Ravenna, a city in the province of Emilia-Romagna, was one of those pleasant surprises that we might not have discovered if it wasn’t for our UNESCO goal. In fact, I will admit that I went in thinking that I was only there to check off another destination from our list and instead, it ended up being my favorite part about our week in the Emilia-Romagna.
In Ravenna, there are eight places all collectively inscribed under the UNESCO World Heritage Site list as “Early Christian Monuments of Ravenna”. One thing we’ve learned about Italian UNESCO sites is that the list of 50 is very misleading because some of the inscriptions include more than one location. I didn’t think we’d be able to see all eight sights in one day, but luckily for us, they were mostly within a short walk of each other. Only two of the places were a little bit outside of the city center, but since we had our car, it wasn’t a problem for us.
Here’s a little summary of each of the UNESCO sites:
The Mausoleum of Theodoric
The Mausoleum of Theodoric was built in 520 AD with the purpose of being the tomb of Theodoric the Great (king of the ostrogoths, if that means anything to you). He was eventually buried there, but his remains were removed when the mausoleum became a Christian oratory. It is the only example of a tomb of a king of this period. I’ll be honest, it was really nothing special. It would certainly not be worth the entrance fee if it wasn’t for the fact that the ticket allows you to visit the National Museum and another of the eight sights, the Basilica of Sant’Apollinare in Classe.
The Basilica of Sant’ Apollinare in Classe
The Basilica of Sant’ Apollinare in Classe is the other of the two sights outside the city center (the other being the Mausoleum). Unlike the Mausoleum, however, the basilica is totally worth the small trek to see it. It was my favorite of the eight.
Inside the church, the apse is decorated with a gorgeous mosaic (Ravenna is famous for its mosaics). The mosaic is very symbolic, with the center medallion at the top representing Christ, surrounded by the symbols of the four evangelists. The twelve lambs below the cross represent the twelve apostles, withe St. Apollinaris (first bishop of Ravenna) in the center. Above the cross, amongst the clouds, you can see the hand of God, which I thought was pretty cool.
The Baptistry of Neon & The Arian Baptistry
The Baptistry of Neon is the oldest monument in the city, erected at the end of the 4th century. The octagonal building was finished in the 5th century, and also has a beautiful mosaic in the ceiling depicting John baptizing Jesus.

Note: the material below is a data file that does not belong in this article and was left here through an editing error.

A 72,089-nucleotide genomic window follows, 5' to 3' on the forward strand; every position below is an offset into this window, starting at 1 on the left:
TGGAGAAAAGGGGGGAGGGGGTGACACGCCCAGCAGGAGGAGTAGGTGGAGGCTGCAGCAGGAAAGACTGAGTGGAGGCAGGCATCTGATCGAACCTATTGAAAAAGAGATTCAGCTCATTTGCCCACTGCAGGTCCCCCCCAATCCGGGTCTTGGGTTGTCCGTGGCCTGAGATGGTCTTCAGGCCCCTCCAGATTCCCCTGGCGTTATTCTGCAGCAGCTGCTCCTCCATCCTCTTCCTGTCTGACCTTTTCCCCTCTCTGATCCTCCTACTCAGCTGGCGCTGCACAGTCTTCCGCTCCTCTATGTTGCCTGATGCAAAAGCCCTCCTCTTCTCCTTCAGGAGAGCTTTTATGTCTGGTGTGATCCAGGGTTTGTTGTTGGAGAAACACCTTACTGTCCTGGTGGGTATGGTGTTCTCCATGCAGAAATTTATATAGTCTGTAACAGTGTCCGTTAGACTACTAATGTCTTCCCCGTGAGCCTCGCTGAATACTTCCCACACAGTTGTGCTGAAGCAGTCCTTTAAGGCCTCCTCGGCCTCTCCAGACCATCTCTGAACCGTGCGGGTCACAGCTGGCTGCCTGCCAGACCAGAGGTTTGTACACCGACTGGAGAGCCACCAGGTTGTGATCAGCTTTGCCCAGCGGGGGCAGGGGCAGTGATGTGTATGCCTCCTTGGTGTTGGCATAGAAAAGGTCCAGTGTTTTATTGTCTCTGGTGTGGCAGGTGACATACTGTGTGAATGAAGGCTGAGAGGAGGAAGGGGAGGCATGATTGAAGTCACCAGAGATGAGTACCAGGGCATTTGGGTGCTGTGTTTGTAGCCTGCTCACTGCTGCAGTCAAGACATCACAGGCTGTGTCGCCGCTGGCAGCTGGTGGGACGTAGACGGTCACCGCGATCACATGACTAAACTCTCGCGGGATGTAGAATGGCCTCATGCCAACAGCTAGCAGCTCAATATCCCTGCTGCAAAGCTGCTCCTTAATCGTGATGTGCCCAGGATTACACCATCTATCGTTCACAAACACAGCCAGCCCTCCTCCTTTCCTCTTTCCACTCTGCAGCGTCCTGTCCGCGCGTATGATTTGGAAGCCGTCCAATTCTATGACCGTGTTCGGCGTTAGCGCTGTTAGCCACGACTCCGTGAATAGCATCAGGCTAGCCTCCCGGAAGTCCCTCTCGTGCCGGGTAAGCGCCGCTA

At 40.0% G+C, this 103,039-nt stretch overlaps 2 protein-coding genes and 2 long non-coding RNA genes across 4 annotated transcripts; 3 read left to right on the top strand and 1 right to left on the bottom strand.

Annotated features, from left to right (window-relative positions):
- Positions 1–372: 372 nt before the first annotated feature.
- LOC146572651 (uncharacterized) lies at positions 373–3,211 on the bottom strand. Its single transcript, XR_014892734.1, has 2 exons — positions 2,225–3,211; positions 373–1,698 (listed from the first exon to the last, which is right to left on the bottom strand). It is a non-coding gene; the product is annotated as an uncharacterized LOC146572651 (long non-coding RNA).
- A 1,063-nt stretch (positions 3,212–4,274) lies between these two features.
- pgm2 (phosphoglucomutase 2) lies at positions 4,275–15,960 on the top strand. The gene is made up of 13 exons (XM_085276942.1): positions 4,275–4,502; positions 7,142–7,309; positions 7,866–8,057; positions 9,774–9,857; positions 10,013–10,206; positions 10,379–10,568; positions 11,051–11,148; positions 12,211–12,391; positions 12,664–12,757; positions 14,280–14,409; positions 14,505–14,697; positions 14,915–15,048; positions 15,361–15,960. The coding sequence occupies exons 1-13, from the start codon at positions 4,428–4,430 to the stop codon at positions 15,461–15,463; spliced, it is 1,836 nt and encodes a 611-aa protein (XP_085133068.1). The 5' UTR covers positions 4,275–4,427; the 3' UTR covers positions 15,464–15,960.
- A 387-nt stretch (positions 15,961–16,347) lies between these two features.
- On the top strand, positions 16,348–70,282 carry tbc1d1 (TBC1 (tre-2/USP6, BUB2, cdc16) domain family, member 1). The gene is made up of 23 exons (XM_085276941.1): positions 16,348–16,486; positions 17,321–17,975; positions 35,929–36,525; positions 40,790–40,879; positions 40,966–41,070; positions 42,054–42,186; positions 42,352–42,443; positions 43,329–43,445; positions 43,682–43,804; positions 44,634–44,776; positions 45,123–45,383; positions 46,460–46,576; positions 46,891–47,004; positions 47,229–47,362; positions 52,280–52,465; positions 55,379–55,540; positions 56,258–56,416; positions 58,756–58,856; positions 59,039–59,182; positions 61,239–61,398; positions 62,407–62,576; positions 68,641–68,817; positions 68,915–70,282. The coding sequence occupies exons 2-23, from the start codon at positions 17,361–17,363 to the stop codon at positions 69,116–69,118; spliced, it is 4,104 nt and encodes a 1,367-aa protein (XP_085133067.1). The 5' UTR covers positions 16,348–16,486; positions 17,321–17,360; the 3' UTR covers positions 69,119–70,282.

The Arian Baptistry is of similar shape to the Baptistry of Neon, but it was built by King Theodoric the Great between the end of the 5th century and the beginning of the 6th century. This baptistry also has a mosaic depicting the baptism of Jesus.
The Archbishop’s Chapel
This was the smallest of the eight sites, contained within the Bishop’s palace which is also a small museum today. Its significance lies in the fact that it is the only early Christian private oratory in existence today. Unfortunately, we weren’t allowed to take pictures inside.
The Basilica of Sant’ Apollinare Nuovo
This church was consecrated in 504 AD to “Christ the Redeemer”, but it was renamed twice since then. The first time it was reconsecrated under the name of Saint Martin in Golden Heaven and the second time, in 856 AD when the relics of St. Apollinaris were transferred there from the Basilica of Sant’ Apollinare in Classe. The two basilicas are definitely the stars of this town, as they were simply beautiful. Sant’ Apollinare Nuovo also has mosaics all along the nave, depicting Jesus’ miracles and parables on the left and the Passion on the right.
The Basilica of San Vitale
The Basilica of San Vitale is also a must-see, with the largest and best-preserved Byzantine mosaics outside of Constantinople. The mosaics depict the usual scenes from the Bible, along with Jesus and the twelve apostles.
Apart from these eight locations that make up the UNESCO site of Ravenna, another thing of importance is the tomb of Dante Alighieri. Although he also has a funerary monument in Florence, in the Basilica of Santa Croce, his remains are actually buried in Ravenna. Ravenna has repeatedly denied moving the remains back to Florence.
Adjacent to the tomb is a small garden with an ivy-covered mound that marks the place where Dante’s bones were hidden for safekeeping during World War II. The bell on the tower, a gift from the Municipalities of Italy, rings every evening 13 times, recalling the opening tercets of the 8th canto of the Purgatory:
It was, by now, the hour that turns to home
the longing thoughts of seamen, melting hearts
the day they’ve said goodbye to dearest friends;
and when by love the pilgrim, new to this
is pierced to hear, far off, the evening bell
that seems to mourn the dying of the day.